C.S. Lewis’ Last Interview

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I stumbled upon this article today and thought it would be good to share with you. It’s the last interview given by C.S. Lewis before he died, written by Sherwood Eliot Wirt for Decision Magazine, 1963 (http://www.cbn.com/special/Narnia/articles/ans_LewisLastInterviewA.aspx).

This is the quote by Lewis that jumped out at me.

“A great deal of what is being published by writers in the religious tradition is a scandal and is actually turning people away from the church. The liberal writers who are continually accommodating and whittling down the truth of the Gospel are responsible. I cannot understand how a man can appear in print claiming to disbelieve everything that he presupposes when he puts on the surplice. I feel it is a form of prostitution.”

He should see it now, fifty-plus years later.

Because our civilization has not yet forgotten how to preserve important things–liberals are working hard to erase them!–Lewis can still speak to us. His comments still have weight, and can still enlighten us. We can be in fellowship with him, as servants in the household of Our Lord Jesus Christ.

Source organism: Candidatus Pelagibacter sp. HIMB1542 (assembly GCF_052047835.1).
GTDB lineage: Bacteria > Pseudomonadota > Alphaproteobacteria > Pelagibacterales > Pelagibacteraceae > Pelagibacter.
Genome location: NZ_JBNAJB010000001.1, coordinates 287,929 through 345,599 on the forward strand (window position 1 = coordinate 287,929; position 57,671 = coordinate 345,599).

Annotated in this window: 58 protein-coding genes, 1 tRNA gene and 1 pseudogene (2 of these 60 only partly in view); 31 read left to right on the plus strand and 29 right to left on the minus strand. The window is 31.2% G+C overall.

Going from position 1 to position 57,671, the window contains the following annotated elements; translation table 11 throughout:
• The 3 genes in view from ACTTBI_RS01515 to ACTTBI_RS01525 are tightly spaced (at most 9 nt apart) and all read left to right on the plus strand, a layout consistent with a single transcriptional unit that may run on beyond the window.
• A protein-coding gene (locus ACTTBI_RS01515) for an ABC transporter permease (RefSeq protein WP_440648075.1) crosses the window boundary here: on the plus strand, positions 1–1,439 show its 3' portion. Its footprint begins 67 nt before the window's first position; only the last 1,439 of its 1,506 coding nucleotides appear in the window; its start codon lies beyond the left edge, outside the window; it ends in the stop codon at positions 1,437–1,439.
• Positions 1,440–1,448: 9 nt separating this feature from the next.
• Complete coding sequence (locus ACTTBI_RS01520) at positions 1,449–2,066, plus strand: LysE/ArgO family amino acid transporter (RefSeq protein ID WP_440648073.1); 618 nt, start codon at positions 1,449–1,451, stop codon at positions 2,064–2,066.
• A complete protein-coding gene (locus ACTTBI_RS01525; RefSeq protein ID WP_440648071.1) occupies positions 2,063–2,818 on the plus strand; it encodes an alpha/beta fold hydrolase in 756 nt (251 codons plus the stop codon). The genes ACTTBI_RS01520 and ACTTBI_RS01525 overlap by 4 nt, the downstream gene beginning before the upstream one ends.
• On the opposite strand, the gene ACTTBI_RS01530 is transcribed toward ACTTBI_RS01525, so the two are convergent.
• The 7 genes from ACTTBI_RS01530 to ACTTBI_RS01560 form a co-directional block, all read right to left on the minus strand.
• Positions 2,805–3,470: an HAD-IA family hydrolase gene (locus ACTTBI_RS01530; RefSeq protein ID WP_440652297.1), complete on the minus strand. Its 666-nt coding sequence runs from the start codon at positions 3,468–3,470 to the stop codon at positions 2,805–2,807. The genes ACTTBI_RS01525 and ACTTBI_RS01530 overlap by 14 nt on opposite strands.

When the past speaks… listen.

3 comments on “C.S. Lewis’ Last Interview

  1. Quite the read; he obviously had a very humble attitude before God.

    I appreciate the fact that he could discern between “forced jocularities on spiritual subjects” and “the light approach”. I’ve had the displeasure of sitting through comedy routines disguised as sermons and it’s not something I care to repeat. OTOH, we don’t have to confine our spiritual experiences to moments of profound solemnity, there’s no reason to believe that our God is an unhappy, humorless God. I am living proof that He has a sense of humor. When we see the antics of animals in the videos Lee posts daily, we are seeing God’s work. He made these creatures and I’m sure that even He sees the humor that they provide.

  2. Thanks for posting this, Lee – super interesting! I like the part about the “lust” to write. I’ve kept a daily journal since 1978 and have never missed a day. I am compelled to do it – plus it makes for entertaining reading years later (like, did I really think that way and act that back way back then 🙂 ).

    1. I don’t think I could stand the embarrassment of a journal. But, you know, I do feel very much at a loss when one of my books is finished. Thank you, Lord, for giving me this daily blog to keep my from chewing the woodwork.

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